The safety of college students should always be a priority to colleges, and quick response during an emergency should always be at the forefront of campus faculty. On Thursday, UNCG held an active emergency drill in and around the McIver Building. Although it’s a wonderful and productive drill that tested the responses of EMS, police, and other first responders involved in emergencies, this exercise should not occur while thousands of students are on campus trying to receive an education.
The active emergency drill on the UNCG campus began approximately at 9 a.m. and lasted until mid-afternoon. Classes were active and an overabundance of students attempted to travel across campus to reach their classes. Yet, with the drill in full swing, many students were distracted from their education by what was going on. While the drill was important, it felt unnecessary to hold it at such a busy time on campus.
One extra source of congestion caused by this drill was the student parking on campus. Not only were the top two floors of the Oakland parking deck closed, but several lots, and all parking on Highland Avenue were as well. Several streets were completely closed off to students for the duration of 9 a.m. to 5 p. m., making travelling choices fewer and the open streets more cluttered.
Yet, while the congestion was a hassle, the main problem with this exercise was that the mock gunfire that was heard between the hours of 9 a.m., and 11 p.m., could have been very distressing to many students. Although the location of this drill was at the McIver building, the simulated gunfire could be heard throughout campus.
As a person who suffers from anxiety attacks, this possibility is fearful and consuming. Loud noises, such as gunfire, are excellent candidates to raise anxiety and panic in one who suffers from such. Why take the chance of any possible loud noises reaching those who suffer from negative effects from them?
UNCG takes pride in having our veteran students, yet there are many veterans who are suffering from PTSD. Just imagine a former soldier sitting in class, hearing the mock gunfire, and having horrible flashbacks, all for the sake of having an emergency drill that didn’t necessarily need to occur while classes were in session. At the least, class attendance shouldn’t have been mandatory for students. Anyone suffering from anxiety or PTSD could have easily seen the potential danger of attending school, and could have chosen to not attempt to go to class instead.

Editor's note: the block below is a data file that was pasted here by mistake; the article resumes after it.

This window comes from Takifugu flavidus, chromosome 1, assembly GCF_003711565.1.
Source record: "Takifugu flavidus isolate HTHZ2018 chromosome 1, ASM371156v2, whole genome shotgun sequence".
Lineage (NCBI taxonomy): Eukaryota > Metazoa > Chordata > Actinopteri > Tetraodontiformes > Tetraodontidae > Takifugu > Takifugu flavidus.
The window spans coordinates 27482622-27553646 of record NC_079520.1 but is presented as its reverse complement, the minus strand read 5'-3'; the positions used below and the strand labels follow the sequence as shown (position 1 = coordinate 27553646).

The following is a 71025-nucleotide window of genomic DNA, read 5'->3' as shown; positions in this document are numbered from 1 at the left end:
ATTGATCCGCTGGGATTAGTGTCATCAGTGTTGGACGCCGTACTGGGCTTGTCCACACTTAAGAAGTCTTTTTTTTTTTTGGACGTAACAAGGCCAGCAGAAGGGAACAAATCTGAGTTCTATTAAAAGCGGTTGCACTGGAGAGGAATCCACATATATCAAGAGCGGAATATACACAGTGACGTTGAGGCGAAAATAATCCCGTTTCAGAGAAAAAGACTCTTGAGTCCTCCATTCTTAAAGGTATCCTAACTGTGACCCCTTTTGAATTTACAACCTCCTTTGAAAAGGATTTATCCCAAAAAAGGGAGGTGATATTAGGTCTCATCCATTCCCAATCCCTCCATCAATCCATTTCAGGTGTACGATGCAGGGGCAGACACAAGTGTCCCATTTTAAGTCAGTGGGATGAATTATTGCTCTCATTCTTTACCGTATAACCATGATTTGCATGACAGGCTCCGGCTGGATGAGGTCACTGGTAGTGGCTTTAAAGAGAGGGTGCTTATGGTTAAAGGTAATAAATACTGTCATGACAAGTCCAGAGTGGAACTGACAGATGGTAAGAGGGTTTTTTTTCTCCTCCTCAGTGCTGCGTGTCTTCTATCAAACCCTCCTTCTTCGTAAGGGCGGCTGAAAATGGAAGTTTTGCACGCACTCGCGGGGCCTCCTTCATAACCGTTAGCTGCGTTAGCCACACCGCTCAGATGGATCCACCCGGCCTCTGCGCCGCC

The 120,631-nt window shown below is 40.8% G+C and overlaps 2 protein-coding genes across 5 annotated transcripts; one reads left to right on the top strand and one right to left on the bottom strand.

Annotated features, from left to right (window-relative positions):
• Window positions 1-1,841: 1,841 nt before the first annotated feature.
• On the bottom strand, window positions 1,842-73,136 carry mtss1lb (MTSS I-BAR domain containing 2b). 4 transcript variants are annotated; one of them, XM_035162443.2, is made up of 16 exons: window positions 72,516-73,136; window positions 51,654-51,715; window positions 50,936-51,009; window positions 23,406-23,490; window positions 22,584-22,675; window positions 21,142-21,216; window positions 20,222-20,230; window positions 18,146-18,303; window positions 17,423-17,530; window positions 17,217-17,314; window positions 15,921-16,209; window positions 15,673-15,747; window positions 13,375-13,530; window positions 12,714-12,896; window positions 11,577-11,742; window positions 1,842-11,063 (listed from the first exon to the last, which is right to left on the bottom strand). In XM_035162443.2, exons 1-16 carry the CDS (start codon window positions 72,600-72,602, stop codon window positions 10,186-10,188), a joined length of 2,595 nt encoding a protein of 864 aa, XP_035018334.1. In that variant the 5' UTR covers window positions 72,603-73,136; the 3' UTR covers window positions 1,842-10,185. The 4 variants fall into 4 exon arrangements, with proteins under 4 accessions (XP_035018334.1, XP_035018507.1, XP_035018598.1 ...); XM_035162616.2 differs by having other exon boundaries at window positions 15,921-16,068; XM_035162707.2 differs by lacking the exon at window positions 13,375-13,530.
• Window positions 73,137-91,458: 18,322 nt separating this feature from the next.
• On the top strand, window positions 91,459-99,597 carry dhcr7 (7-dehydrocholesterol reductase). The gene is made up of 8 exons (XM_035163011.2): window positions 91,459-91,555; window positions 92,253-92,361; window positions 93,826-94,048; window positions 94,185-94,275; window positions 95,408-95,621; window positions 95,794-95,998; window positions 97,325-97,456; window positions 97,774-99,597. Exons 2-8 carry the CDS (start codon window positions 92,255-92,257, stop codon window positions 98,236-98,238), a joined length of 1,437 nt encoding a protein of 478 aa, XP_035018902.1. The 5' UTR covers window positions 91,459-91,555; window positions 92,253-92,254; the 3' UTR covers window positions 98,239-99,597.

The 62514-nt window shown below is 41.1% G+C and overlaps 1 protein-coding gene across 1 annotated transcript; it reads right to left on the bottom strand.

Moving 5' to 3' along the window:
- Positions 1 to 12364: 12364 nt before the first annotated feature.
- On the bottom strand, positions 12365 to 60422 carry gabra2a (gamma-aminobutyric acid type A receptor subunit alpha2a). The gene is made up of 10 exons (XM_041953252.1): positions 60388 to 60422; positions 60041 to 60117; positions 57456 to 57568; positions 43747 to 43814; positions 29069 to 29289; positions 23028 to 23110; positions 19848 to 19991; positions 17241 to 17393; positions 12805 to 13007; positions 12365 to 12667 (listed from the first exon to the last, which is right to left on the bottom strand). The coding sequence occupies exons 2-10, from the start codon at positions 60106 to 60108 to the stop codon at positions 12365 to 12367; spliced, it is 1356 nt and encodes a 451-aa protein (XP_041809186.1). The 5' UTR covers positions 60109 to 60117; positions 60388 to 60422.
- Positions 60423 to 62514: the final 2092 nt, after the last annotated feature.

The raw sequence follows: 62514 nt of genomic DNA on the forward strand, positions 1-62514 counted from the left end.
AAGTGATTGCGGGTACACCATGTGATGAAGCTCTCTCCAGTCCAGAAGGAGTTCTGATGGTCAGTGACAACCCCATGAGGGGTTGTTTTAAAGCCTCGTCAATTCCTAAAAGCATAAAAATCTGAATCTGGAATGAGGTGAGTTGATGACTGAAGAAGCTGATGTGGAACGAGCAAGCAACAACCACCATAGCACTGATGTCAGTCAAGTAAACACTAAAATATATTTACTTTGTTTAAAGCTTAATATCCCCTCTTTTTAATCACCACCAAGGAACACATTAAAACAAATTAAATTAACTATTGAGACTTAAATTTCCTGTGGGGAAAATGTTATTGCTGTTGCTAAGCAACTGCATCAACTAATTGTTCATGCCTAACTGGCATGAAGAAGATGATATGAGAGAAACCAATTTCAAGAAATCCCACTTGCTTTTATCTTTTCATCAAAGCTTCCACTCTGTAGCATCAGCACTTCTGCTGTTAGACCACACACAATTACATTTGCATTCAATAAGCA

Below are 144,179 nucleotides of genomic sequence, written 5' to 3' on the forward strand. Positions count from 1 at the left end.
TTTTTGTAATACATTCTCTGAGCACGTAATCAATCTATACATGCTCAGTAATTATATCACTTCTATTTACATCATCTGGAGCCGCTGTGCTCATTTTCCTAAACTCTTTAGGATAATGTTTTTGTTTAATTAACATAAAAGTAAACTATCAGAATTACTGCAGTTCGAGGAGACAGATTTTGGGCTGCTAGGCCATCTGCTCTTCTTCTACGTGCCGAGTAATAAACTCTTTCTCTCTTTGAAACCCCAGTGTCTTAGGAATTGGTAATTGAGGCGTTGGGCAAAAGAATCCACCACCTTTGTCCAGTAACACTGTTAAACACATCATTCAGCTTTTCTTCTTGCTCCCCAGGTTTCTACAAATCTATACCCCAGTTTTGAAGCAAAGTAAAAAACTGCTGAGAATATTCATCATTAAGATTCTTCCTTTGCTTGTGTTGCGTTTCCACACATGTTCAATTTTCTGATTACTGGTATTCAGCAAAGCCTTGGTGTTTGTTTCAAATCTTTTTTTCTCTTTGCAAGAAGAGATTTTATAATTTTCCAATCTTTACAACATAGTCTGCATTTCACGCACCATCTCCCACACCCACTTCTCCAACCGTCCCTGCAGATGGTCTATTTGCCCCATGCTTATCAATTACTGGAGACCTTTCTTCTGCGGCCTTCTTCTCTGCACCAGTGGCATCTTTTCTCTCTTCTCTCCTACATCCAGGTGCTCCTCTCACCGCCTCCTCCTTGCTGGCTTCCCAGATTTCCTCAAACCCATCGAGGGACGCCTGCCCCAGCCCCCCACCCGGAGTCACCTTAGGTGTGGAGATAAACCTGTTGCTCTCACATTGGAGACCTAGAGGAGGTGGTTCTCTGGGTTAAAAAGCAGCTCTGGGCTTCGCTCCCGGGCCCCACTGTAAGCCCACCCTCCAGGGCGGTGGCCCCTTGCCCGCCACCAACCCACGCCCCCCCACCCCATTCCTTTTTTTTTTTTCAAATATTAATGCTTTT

Although emails and reminders were sent, there is always the possibility of someone being unaware, catching them completely off guard. Imagine sitting in class, oblivious to the drills occurring on campus, and suddenly hearing repeated gunfire. This is a terrifying prospect for any student, not to mention those who suffer from anxiety or PTSD.
According to Fox News, Elizabeth City State University, when executing their live drill during active campus hours, ended up offering counseling to faculty and students who suffered adverse side effects from the emergency stimulation. Backlash was abundant with many students and several staff members. UNC administration even claimed “disappointment” in the way that Elizabeth City State chose to handle their emergency drill.
Regrettably, college shootings happen in America, which was why students and faculty at Elizabeth State experienced such terror in the face of their emergency drill. These shootings are even occurring on nearby campuses, such as on Jan. 20, when Najee Ali Baker, a Winston-Salem State University student, was fatally shot at Wake Forest University,. This was one of the eleven school shootings so far in 2018.
The possibility of college shootings, even simulated ones, are frightful. Although UNCG did send out notifications of the occurrences on campus for the active emergency drill, it still does not fully prepare you for the sound of gunfire.
While I do agree that having an emergency drill is an excellent idea, I do believe that timing it on campus during busy, active hours is a bad idea. Instead, it should be held during break while classes are not in session and few students are commuting about campus. This would still give emergency response teams the freedom to do any and all possible stimulations without affecting the students. Let’s practice and be prepared, but have it scheduled during down-time, not busy-time.